Arts centre in Barking selects artists for Black Art Matters project

artists

Top: Seun Olayiwola, Joelle Mae David and Jackie Kibuka. Bottom row: Djofray Makumbu and Ashley Joseph. - Credit: Chris O'Kelly; L’atisse Rhoden; Sofia Donini; Jamie Moreland & Sav Betton

Five artists have been commissioned to produce work for a Black Art Matters project.

Barking-based Studio 3 Arts selected the five from almost 200 applicants following a call for black artists to take part.

Bradley Charles, Joelle Mae David, Jackie Kibuka, Djofray Makumbu and Seun Olayiwola have been named as the selected artists.

The five will be presenting their work either online or in Studio 3 Arts’ new arts centre, which is due to open this winter.

Artists in the season will explore themes including dyslexia and disability; music and family; grief; migration; queer desire; and the black body.


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Black Art Matters is curated by the project's associate director Ashley Joseph.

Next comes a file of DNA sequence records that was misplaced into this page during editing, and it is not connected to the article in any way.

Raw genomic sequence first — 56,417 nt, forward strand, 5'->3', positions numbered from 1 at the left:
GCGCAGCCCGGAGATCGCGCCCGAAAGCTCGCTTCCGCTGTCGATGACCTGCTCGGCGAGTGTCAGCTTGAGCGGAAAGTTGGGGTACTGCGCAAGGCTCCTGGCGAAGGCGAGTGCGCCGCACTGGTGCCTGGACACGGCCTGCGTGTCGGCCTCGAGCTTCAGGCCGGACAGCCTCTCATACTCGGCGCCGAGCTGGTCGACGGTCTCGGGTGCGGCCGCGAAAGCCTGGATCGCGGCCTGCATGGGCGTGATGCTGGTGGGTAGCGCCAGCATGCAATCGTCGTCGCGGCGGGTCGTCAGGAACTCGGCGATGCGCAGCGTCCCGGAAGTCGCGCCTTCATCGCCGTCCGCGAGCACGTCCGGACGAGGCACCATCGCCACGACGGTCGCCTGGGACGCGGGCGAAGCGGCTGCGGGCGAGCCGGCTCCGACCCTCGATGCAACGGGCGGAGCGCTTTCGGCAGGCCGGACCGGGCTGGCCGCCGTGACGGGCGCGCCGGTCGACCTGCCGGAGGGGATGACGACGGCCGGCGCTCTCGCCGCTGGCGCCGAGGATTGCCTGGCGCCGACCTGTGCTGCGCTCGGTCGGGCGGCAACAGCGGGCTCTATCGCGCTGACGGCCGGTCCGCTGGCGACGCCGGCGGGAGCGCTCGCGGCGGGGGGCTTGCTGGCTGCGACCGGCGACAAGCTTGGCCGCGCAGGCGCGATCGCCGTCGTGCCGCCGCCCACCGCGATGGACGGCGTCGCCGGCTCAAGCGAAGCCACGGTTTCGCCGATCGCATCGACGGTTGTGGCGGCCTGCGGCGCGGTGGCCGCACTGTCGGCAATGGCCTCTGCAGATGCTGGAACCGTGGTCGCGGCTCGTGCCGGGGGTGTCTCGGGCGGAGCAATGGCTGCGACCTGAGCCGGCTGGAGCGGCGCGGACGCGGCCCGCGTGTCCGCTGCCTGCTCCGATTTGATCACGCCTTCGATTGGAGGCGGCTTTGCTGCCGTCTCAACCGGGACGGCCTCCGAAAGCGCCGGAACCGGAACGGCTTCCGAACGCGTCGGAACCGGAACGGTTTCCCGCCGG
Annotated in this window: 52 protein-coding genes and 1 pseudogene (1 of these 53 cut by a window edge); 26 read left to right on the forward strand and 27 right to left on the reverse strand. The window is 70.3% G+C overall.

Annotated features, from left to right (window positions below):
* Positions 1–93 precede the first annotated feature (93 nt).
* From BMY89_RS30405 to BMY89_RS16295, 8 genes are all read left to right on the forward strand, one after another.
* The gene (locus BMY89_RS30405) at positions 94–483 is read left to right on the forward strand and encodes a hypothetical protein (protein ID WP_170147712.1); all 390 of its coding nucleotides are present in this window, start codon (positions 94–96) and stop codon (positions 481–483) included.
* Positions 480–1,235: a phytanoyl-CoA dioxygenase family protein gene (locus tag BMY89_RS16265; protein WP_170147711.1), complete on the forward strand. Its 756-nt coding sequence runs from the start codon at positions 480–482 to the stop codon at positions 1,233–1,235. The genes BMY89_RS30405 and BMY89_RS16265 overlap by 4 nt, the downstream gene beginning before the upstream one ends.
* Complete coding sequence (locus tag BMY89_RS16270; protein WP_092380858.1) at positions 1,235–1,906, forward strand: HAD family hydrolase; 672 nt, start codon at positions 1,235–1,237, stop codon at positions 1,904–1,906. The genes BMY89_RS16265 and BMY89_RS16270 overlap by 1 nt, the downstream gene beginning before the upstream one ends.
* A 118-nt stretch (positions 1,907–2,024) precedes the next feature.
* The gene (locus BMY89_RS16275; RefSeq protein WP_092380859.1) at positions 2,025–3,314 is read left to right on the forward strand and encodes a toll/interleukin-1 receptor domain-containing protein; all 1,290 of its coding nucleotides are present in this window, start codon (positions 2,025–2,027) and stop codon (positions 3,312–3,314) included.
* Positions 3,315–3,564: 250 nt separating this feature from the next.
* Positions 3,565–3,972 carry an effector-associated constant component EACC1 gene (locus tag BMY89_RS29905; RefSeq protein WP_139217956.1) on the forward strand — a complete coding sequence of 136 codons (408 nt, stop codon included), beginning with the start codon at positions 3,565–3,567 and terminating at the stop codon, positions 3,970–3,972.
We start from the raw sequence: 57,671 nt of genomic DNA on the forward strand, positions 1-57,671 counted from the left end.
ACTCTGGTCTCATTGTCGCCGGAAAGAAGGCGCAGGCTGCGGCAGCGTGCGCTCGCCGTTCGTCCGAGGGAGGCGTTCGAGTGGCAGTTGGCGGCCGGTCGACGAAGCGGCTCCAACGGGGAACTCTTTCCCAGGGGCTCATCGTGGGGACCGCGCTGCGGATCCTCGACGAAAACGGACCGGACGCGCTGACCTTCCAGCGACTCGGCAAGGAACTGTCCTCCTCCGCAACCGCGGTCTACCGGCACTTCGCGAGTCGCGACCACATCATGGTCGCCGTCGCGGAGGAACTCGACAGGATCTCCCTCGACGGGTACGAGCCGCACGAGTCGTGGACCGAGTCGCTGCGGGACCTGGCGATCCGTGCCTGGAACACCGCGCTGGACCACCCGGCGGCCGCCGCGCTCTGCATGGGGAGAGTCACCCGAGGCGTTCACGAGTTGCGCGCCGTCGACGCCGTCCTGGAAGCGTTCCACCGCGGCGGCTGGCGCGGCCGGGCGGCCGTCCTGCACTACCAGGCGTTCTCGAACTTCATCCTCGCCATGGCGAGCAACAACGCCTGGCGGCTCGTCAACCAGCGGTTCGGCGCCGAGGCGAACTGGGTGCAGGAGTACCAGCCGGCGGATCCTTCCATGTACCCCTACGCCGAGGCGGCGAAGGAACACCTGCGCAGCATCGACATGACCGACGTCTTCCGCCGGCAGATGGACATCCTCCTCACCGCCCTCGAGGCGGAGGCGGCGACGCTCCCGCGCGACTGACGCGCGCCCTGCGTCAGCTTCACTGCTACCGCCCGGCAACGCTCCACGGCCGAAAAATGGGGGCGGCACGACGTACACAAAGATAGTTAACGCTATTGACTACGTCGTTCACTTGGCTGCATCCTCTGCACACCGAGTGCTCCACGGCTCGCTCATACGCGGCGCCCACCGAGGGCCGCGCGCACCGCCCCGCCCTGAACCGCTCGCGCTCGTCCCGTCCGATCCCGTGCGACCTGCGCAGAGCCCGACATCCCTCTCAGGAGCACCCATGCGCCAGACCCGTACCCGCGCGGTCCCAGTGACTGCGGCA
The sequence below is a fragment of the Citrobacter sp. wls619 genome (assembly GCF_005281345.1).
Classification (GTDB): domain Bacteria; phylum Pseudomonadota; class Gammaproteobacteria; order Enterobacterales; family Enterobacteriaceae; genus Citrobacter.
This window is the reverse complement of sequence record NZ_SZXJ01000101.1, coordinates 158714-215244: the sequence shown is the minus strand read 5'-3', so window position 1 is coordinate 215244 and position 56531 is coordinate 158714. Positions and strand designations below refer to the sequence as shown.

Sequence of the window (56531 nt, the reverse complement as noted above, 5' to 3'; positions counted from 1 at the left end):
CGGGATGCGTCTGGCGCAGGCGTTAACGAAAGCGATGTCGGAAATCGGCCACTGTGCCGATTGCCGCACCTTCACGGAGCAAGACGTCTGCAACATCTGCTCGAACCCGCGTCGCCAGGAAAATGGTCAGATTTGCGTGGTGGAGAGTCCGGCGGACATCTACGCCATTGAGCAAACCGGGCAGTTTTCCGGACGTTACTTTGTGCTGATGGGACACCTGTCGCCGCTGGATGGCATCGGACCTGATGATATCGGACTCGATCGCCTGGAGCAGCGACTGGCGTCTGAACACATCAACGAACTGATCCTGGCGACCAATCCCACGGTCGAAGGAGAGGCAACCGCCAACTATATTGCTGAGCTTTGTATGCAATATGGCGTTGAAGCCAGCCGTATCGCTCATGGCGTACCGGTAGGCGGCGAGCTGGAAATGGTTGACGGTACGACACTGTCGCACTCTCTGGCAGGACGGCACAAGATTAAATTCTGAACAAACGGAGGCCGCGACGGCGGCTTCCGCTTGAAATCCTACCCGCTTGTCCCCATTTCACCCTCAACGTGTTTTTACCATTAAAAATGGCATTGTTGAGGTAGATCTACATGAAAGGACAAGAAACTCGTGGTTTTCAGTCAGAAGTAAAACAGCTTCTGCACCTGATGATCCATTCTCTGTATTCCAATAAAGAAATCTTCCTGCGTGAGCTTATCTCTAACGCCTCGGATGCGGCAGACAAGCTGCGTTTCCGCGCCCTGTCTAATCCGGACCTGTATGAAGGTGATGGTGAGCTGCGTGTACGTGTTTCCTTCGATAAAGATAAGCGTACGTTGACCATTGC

He said: "Black Art Matters is a long-overdue initiative. From live hip-hop theatre to conceptual short films, this is an exciting group of works.

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"We are looking forward to supporting the artists to develop their creative practice and further their career, which will open more doors and create more success for them.

"I hope this programme will act as a catalyst and will be one of many future opportunities available to these artists."

Bradley, known as Bradz, has performed and choreographed with Boy Blue Entertainment, Zoonation, Flawless UK, Impact Dance and more. 

Writer, director, and producer Joelle has made short documentaries including Hidden Talent, which featured on BBC Three.

Jackie is an artist, teacher and choreographer whose credits include Diversity Live, ITV Loose Women and Some Like It Hip Hop for Zoonation.

Multi-disciplinary and experimental artist Djofray studied fine art at Goldsmiths, winning the ALUMNO/SPACE award in 2018/19.

Seun is a dancer, choreographer, poet and critic who recently completed an MFA in choreography at the Trinity Laban Conservatoire of Music in Dance.

Rosie Ross, senior creative producer at Studio 3 Arts, said: "Black Art Matters allows us to continue our commitment to amplifying outstanding art from marginalised communities.

"We are really excited to be collaborating with artists who have got such a range of interesting, important ideas to explore."

The Black Art Matters season is due to run from autumn through to spring.

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